Which is a reproduction online, FOR FREE, of a 1920's sewing course--an excellent one!

And what should be in this course from almost 80 years ago but this!



A custom-fited dress form made on the body using gummed tape over a knitted shirt!
"This new way of fitting the figure, makes it easy for everyone in the family to have a perfectly-proportioned form of their own. There can be one form for grandmother, another for mother, and still another for the young miss who seems to require so many new clothes for school."
"Even if you do not use your "fit-to-the-figure" form, however, you should know how to make it. For, after all, aren't you planning to be a skillful, accomplished home clothes-makerand as a skillful clothes-maker isn't it necessary for you to know all there is to know about sewing?"


Wow. Cool
10  SEWING IN GENERAL / Sewing in General: Discussion and Questions / Being Cheeky @ the WalMart Fabric Counter on: August 14, 2004 12:51:34 AM
I guess the fabric cutting counter at WalMart closes at midnight, because a lot of bell-ringing produced no cutter, and I really did want the blue-twill. Just a yard, c'mon!

Several team members had seen me and someone else standing at the counter and ignored us. Another woman waiting gave up. But I waited a bit longer. I looked around. No one there.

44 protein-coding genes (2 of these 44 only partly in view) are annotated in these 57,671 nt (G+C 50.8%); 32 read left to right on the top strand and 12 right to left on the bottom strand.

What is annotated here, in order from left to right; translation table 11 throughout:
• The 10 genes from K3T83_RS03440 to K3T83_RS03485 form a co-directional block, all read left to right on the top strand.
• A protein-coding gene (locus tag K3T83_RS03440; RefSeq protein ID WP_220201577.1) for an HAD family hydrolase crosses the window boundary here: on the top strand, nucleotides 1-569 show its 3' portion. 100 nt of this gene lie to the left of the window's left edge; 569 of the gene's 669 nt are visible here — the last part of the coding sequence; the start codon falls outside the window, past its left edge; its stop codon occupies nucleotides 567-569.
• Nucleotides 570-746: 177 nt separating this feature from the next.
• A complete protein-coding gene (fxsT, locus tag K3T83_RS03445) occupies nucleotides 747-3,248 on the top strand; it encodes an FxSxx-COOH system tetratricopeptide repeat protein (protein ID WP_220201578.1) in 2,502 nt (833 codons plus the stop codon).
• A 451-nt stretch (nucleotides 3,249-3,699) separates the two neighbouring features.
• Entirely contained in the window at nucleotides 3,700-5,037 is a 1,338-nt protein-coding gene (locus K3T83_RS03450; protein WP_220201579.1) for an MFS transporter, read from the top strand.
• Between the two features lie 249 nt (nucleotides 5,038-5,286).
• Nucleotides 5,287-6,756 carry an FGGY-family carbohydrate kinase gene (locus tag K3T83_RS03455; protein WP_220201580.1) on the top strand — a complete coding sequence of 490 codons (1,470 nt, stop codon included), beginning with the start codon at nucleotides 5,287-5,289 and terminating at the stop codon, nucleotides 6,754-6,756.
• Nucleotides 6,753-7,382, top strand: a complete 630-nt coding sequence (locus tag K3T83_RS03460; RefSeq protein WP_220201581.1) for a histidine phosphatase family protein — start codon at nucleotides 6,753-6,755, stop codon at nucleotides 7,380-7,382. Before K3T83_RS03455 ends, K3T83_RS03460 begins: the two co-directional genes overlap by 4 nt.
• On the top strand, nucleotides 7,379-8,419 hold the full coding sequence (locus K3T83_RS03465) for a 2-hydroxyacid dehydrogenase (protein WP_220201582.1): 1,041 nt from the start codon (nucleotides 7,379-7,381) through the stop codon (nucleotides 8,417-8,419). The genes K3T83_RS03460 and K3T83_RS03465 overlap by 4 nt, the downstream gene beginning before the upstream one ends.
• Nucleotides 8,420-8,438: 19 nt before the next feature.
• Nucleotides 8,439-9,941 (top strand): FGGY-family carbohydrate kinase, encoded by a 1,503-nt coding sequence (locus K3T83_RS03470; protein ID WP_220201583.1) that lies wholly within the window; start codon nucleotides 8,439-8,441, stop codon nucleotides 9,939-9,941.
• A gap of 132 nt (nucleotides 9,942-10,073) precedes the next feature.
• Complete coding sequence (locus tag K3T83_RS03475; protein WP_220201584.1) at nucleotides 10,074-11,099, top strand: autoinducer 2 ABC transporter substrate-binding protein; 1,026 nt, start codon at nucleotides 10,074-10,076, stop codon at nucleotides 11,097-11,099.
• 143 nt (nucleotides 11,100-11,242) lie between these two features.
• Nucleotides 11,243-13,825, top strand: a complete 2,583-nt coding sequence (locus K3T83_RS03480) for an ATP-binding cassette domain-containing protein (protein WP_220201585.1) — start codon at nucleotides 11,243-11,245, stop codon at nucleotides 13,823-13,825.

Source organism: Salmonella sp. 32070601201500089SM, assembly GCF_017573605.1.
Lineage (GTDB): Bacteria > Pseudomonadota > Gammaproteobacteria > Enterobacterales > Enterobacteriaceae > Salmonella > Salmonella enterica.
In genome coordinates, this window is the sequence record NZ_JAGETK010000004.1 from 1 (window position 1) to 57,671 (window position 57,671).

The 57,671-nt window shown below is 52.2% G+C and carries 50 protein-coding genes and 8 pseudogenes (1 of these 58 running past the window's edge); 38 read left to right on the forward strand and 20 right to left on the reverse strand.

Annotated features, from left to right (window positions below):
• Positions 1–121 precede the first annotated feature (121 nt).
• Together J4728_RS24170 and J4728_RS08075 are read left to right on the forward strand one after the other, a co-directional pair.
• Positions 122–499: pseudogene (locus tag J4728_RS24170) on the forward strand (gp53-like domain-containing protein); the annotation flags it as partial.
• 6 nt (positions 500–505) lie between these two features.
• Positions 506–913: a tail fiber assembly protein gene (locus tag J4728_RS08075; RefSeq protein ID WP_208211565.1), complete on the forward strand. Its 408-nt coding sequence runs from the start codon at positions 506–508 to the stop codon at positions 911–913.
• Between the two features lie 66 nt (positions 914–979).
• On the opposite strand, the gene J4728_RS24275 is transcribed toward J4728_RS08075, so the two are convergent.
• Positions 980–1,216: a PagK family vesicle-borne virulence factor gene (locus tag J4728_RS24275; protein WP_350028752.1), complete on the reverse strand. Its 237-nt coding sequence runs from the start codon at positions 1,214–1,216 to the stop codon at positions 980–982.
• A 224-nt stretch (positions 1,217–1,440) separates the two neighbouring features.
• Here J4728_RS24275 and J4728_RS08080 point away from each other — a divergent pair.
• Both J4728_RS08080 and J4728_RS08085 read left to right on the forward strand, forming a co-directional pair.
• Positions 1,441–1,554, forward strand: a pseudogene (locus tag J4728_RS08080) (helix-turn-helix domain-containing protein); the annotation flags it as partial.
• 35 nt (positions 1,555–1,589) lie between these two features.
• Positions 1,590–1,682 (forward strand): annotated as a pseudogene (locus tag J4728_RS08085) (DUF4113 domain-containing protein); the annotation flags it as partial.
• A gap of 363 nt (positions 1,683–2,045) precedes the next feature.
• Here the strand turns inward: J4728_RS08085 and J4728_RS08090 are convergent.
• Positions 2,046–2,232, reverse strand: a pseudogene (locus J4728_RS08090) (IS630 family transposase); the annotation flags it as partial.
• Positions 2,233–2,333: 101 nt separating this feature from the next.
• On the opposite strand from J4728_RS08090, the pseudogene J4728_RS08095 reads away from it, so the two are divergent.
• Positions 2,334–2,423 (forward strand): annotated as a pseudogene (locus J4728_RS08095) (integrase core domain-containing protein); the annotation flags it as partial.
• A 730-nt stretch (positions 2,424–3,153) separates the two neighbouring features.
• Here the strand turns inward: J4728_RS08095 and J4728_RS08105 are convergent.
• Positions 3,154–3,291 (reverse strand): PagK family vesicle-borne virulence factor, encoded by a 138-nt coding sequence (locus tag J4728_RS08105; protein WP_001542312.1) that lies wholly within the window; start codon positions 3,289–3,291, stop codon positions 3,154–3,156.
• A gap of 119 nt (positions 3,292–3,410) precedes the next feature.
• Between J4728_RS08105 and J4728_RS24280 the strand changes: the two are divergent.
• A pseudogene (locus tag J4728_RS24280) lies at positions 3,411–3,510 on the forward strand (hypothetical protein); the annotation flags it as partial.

I've seen how the yardage is measured before: barcode reader with a numeric keypad that sends the yardage and final price to a barcode and description printer. Very nifty, really. The reason why I avoid Hancock Fabrics: besides being messy, no barcode readers. If Wallace Whirled can keep up, why not the Handy Cocks?

It's so not my fault they just leave the scanner out. Somewhere, maybe, on some store cam, and maybe someday on a video program about cheeky customers I will be: the super honest Wally shopper who wasn't going to come back the next day for one yard.

I scanned the barcode on the bolt.
Doink!
"Enter yardage".
I enter it.
Doink!
"Enter price/yard."
"2. 0. 0."
Doink!
"Total $2.00."
"8/13/04 Is this the correct date? Y/N?"
"Yes."
Doink!
I replaced the scanner and the receipt printed out. DOINK! The beauty of machines designed to require minimal training.

I rolled out my yard, making double sure it was balls-on between the two metal ditches at the ends of the yardmarker, and cut my fabric. Their scissors REALLY needed sharpening. I folded my yard, I rolled up the bolt, and I got the hell out of there.

It was a PITA getting through self-check, but the clerk was cool. I panicked when it didn't scan correctly, maybe I was so busted! But no, it just doesn't like fabric barcodes.

So, that's what watching what people do gets you: self-cut yardage at WM after midnight. Use this knowledge wisely.